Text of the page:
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Homer
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Re: Trinity.

Post by Homer » Wed Jun 18, 2014 9:46 am

Phil,

I have no disagreement with the idea Jesus is God. I believe He gave up the state He was in and became "The Son" when He was born of the virgin Mary, and is now forever the son of God. Prior to that He existed as The Word, being an aspect of the Father, and through which all things were created. I have no problem with the term "trinity", I'm a trinitarian. But then when it is described as three persons I have a problem seeing how this is not three individuals which would seem to mean three Gods or polytheism. Some think this is no problem but how do you explain it to a monotheist?

PR
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Re: Trinity.

Post by PR » Wed Jun 18, 2014 10:25 am

Homer I think I would take them to the scriptures, as I did in my post above, that demonstrate the the Divinity of Christ. Here's another example:

Rev 1:8 “I am the Alpha and the Omega,” says the Lord God, “who is and who was and who is to come, the Almighty.”

Here we see God the Father using the title "Alpha and the Omega”

Rev 22:7 “And behold, I am coming soon. Blessed is the one who keeps the words of the prophecy of this book.”

8 I, John, am the one who heard and saw these things. And when I heard and saw them, I fell down to worship at the feet of the angel who showed them to me, 9 but he said to me, “You must not do that! I am a fellow servant[d] with you and your brothers the prophets, and with those who keep the words of this book. Worship God.”

10 And he said to me, “Do not seal up the words of the prophecy of this book, for the time is near. 11 Let the evildoer still do evil, and the filthy still be filthy, and the righteous still do right, and the holy still be holy.”

12 “Behold, I am coming soon, bringing my recompense with me, to repay each one for what he has done. 13 I am the Alpha and the Omega, the first and the last, the beginning and the end.”


Here we see the Lord Jesus using the same title of "Alpha and the Omega".

So both God the Father and the Lord Jesus Christ apply the same title to themselves. Again it demonstrates "equality." Is there an aspect of this I don't fully understand? Absolutely.

For me, words like the trinity are man's imperfect attempt to describe what the bible teaches. The word "theocracy" could be used to describe aspects of the Watchtower's teachings, but it's not specifically used in the bible either.

BTW Homer, did you mean modalist? I think most of us would consider ourselves to be monotheist, at least as I understand it.

Thanks,

Phil

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TheEditor
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Re: Trinity.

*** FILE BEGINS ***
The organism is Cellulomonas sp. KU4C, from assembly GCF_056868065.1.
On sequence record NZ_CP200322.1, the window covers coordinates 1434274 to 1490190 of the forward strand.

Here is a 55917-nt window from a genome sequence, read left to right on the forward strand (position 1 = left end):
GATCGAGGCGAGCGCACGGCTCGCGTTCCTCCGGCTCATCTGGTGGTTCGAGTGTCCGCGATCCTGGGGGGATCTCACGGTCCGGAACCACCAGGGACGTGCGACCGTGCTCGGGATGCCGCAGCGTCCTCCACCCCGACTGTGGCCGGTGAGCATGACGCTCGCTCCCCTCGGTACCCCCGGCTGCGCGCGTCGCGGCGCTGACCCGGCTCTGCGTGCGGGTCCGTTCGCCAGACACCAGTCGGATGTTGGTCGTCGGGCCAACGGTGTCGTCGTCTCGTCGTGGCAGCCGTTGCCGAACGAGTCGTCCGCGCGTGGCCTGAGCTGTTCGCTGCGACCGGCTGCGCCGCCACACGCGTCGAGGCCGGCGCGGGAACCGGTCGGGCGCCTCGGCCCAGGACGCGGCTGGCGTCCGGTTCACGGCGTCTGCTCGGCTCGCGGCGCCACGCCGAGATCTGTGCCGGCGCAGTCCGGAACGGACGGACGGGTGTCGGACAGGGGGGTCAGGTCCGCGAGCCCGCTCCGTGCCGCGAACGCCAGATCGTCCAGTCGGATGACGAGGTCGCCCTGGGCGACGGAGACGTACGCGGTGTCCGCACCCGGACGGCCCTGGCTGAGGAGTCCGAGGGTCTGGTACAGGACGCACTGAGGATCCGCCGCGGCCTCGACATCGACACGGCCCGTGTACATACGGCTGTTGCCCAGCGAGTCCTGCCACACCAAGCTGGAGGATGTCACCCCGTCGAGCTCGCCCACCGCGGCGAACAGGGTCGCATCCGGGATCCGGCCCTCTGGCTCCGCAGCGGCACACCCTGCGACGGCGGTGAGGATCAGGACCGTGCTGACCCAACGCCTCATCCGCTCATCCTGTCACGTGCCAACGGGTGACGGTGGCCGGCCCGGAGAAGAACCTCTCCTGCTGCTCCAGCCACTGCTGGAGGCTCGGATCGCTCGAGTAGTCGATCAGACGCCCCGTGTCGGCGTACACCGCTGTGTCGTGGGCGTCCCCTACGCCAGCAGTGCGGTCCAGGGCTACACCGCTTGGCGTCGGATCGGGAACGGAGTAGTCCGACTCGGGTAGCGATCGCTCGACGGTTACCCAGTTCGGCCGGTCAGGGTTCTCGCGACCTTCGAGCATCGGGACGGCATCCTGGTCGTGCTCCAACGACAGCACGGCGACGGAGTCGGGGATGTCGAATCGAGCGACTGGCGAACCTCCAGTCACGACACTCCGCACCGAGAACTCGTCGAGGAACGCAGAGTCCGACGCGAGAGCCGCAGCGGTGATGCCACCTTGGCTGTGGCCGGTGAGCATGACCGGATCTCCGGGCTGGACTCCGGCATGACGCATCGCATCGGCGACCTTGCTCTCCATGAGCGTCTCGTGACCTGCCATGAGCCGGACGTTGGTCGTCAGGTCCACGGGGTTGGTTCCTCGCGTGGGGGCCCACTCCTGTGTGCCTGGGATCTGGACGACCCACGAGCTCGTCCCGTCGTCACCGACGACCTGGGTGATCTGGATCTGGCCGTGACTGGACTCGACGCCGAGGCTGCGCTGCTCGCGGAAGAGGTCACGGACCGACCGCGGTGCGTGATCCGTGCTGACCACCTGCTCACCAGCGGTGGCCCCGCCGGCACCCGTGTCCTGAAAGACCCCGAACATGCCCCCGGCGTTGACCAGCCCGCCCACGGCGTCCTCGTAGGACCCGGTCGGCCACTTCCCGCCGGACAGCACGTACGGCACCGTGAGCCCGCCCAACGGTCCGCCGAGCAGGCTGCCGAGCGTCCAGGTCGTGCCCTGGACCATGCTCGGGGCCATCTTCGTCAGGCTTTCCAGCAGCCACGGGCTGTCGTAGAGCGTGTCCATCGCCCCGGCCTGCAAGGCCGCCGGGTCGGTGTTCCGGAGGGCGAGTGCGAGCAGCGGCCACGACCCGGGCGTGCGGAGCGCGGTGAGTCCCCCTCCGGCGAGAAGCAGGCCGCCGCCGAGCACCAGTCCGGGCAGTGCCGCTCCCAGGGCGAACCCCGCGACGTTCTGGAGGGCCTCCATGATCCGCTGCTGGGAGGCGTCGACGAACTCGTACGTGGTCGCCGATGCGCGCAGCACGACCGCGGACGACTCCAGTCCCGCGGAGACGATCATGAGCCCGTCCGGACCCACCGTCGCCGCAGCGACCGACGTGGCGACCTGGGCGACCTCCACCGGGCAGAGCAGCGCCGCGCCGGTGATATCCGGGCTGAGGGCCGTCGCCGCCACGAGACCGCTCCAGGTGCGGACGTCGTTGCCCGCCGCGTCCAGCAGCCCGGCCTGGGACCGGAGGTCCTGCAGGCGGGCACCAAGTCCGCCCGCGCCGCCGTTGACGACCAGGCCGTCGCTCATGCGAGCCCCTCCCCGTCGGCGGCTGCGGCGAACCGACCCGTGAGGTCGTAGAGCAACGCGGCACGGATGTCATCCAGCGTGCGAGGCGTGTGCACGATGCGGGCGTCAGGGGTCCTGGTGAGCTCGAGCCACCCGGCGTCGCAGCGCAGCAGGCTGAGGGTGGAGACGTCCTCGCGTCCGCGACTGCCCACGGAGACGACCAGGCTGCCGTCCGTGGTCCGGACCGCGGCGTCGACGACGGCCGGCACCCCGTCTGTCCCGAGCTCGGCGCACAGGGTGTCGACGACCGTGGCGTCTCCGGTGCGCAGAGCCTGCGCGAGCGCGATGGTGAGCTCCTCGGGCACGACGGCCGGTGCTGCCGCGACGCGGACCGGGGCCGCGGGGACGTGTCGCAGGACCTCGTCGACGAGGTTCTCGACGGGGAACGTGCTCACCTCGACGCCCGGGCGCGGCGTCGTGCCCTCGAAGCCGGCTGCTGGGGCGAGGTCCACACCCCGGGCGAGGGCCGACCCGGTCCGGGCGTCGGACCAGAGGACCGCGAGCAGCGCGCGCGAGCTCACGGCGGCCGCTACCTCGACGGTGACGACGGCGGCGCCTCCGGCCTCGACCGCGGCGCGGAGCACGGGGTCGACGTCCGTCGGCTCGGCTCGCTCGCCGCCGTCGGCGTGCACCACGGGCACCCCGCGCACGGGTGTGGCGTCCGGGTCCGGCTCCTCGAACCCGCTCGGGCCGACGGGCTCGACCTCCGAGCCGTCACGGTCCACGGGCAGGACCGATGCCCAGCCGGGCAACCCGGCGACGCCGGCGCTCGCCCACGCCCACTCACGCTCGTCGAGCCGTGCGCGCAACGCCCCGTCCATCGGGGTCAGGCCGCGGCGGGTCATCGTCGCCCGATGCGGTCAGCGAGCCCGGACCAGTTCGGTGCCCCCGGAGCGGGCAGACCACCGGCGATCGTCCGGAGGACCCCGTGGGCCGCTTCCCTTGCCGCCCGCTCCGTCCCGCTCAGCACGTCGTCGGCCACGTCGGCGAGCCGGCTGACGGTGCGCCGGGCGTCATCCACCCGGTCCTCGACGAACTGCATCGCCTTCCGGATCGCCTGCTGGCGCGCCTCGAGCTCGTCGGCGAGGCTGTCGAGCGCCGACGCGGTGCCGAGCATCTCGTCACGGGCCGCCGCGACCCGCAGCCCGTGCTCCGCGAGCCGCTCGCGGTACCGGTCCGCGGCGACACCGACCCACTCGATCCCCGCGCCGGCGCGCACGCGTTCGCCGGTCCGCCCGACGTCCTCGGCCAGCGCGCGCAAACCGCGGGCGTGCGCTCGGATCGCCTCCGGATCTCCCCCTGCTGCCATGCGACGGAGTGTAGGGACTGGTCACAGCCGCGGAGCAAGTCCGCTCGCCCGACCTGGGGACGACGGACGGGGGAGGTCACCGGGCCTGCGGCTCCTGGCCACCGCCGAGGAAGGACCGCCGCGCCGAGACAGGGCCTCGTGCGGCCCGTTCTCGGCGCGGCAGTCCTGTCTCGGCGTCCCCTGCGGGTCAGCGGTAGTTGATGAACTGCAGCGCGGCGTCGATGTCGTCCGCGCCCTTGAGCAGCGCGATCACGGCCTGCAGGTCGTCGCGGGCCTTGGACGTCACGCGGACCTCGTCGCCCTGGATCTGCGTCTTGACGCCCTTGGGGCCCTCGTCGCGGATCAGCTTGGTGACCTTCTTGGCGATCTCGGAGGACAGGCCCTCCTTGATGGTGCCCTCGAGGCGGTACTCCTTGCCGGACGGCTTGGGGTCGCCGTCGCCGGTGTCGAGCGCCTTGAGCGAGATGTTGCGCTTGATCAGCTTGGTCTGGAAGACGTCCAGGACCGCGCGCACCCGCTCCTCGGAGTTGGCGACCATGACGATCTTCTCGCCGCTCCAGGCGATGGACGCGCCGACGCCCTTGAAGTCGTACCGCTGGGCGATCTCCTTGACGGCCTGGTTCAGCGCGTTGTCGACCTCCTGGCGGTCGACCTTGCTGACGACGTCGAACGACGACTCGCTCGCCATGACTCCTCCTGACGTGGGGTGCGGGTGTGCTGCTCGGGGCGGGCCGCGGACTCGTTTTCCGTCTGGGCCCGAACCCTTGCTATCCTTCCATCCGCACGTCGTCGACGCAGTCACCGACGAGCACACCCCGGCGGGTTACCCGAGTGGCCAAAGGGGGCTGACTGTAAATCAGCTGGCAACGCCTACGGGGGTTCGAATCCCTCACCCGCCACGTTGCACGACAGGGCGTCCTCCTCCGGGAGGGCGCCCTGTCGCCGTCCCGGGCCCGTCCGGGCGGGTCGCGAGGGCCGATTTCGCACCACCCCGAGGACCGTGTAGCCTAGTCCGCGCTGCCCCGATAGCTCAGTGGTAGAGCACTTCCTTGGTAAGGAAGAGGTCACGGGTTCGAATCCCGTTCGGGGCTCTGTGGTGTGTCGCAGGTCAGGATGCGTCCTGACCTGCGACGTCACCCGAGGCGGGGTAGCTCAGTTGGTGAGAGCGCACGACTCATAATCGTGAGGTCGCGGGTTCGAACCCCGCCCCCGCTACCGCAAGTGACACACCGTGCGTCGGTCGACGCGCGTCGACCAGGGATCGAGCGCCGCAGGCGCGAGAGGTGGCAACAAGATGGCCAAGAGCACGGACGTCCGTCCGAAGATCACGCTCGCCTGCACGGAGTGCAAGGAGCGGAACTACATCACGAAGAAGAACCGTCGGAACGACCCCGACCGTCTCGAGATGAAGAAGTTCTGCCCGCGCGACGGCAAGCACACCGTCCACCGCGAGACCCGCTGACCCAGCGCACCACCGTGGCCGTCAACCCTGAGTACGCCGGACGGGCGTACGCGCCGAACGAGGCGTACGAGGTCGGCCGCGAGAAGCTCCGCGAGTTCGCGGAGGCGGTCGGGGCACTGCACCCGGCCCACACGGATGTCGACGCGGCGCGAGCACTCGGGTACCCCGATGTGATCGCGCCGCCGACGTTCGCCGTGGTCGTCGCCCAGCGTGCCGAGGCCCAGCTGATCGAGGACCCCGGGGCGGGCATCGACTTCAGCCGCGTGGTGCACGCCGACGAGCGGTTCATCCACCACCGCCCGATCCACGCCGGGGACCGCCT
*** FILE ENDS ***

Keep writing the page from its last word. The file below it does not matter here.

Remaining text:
Post by TheEditor » Wed Jun 18, 2014 11:34 am

Hi Phil,

Let's consider what the Jews believed Jesus was saying.

"The Jews answered him, "It is not for a good work that we are going to stone you but for blasphemy, because you, being a man, make yourself God." Jesus answered them, "Is it not written in your Law, 'I said, you are gods'? If he called them gods to whom the word of God came—and Scripture cannot be broken--do you say of him whom the Father consecrated and sent into the world, 'You are blaspheming,' because I said, 'I am the Son of God'?"
John 10:34-36

The Jews considered it blasphemy, because they considered Jesus claim to be the Son of God to be tantamount to claiming deity. It is worthy of note that the term "ho theos" is not found in this passage, but that's another discussion. Jesus however, does not say "You are right, I am making myself equal with God the Father." Rather, he offers what appears to be corrective counsel when he quotes from the Psalms. How do you account for that? Whay would he equivocate on an issue that, to your lights, the Jews were correct on, namely, that he was claiming to be God in this passage?

The Divinity of Christ is one of the foundational truths of the Bible


I think you meant Deity. Remember, trinitarians do make the distinction.

For me, words like the trinity are man's imperfect attempt to describe what the bible teaches. The word "theocracy" could be used to describe aspects of the Watchtower's teachings, but it's not specifically used in the bible either.


I hope you don't think that I am still a WT adherant, so, this point is probably ineffective with me at this juncture. However, one thing I have always pondered; Why is it that God seemed to choose such ineffective language to communicate this all-imprtant truth? Think about it. The words "Father" and "Son" are larded with meaning in every language, not just English. "Father" always denotes originator, progentor, etc. Read throughout the NT with a non-trinitarian perspective, and you can see how people have honestly come to non-trinitarian conclusions. It's not as though the NT goes out of it's way to underline, boldface, and italicize the trinity teaching. It kinda gets lost if you don't keep it in the forefront of your mind and sort of "read past" contradictaory passages, don't you think?

Homers point is valid; if each "person" of he trinity is "fully god" than any one of the three could be excised from the "godhead" (whatever that means) and we would still be left with "fully god". How could one not see how Monotheism seems to be intellectually at odds with trinitarianism?

Regards, Brenden.
[color=#0000FF][b]"It was for freedom that Christ set us free; therefore keep standing firm and do not be subject again to a yoke of slavery."[/b][/color]